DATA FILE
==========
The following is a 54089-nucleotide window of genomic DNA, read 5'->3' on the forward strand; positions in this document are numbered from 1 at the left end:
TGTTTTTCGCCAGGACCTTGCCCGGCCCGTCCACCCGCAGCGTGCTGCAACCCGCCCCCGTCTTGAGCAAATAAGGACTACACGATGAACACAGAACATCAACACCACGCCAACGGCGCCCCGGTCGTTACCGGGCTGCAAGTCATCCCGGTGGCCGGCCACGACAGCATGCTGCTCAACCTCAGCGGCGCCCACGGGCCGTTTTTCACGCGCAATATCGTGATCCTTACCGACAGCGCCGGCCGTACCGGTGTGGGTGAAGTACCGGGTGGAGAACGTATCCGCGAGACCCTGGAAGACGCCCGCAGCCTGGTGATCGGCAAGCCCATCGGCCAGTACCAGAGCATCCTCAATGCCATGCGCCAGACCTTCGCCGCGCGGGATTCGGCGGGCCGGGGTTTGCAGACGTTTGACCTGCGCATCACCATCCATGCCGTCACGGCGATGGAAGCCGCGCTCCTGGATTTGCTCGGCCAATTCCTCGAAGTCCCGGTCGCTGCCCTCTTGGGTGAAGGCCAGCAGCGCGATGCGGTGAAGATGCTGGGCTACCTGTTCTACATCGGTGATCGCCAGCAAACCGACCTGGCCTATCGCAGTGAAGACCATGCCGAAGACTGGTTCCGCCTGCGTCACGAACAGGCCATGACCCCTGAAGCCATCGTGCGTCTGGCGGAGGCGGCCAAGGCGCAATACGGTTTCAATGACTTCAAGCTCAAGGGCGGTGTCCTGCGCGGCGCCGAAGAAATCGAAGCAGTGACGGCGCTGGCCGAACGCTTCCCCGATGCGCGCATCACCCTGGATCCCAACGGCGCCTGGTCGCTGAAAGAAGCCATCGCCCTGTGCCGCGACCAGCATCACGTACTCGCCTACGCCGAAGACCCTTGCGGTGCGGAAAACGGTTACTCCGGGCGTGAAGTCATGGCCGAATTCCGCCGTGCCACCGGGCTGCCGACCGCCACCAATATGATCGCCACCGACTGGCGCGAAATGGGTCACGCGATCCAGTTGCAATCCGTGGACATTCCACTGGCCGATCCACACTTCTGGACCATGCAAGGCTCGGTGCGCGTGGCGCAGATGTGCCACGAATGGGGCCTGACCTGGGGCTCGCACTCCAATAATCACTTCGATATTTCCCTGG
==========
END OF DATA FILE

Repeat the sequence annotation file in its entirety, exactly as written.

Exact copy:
The following is a 54089-nucleotide window of genomic DNA, read 5'->3' on the forward strand; positions in this document are numbered from 1 at the left end:
TGTTTTTCGCCAGGACCTTGCCCGGCCCGTCCACCCGCAGCGTGCTGCAACCCGCCCCCGTCTTGAGCAAATAAGGACTACACGATGAACACAGAACATCAACACCACGCCAACGGCGCCCCGGTCGTTACCGGGCTGCAAGTCATCCCGGTGGCCGGCCACGACAGCATGCTGCTCAACCTCAGCGGCGCCCACGGGCCGTTTTTCACGCGCAATATCGTGATCCTTACCGACAGCGCCGGCCGTACCGGTGTGGGTGAAGTACCGGGTGGAGAACGTATCCGCGAGACCCTGGAAGACGCCCGCAGCCTGGTGATCGGCAAGCCCATCGGCCAGTACCAGAGCATCCTCAATGCCATGCGCCAGACCTTCGCCGCGCGGGATTCGGCGGGCCGGGGTTTGCAGACGTTTGACCTGCGCATCACCATCCATGCCGTCACGGCGATGGAAGCCGCGCTCCTGGATTTGCTCGGCCAATTCCTCGAAGTCCCGGTCGCTGCCCTCTTGGGTGAAGGCCAGCAGCGCGATGCGGTGAAGATGCTGGGCTACCTGTTCTACATCGGTGATCGCCAGCAAACCGACCTGGCCTATCGCAGTGAAGACCATGCCGAAGACTGGTTCCGCCTGCGTCACGAACAGGCCATGACCCCTGAAGCCATCGTGCGTCTGGCGGAGGCGGCCAAGGCGCAATACGGTTTCAATGACTTCAAGCTCAAGGGCGGTGTCCTGCGCGGCGCCGAAGAAATCGAAGCAGTGACGGCGCTGGCCGAACGCTTCCCCGATGCGCGCATCACCCTGGATCCCAACGGCGCCTGGTCGCTGAAAGAAGCCATCGCCCTGTGCCGCGACCAGCATCACGTACTCGCCTACGCCGAAGACCCTTGCGGTGCGGAAAACGGTTACTCCGGGCGTGAAGTCATGGCCGAATTCCGCCGTGCCACCGGGCTGCCGACCGCCACCAATATGATCGCCACCGACTGGCGCGAAATGGGTCACGCGATCCAGTTGCAATCCGTGGACATTCCACTGGCCGATCCACACTTCTGGACCATGCAAGGCTCGGTGCGCGTGGCGCAGATGTGCCACGAATGGGGCCTGACCTGGGGCTCGCACTCCAATAATCACTTCGATATTTCCCTGG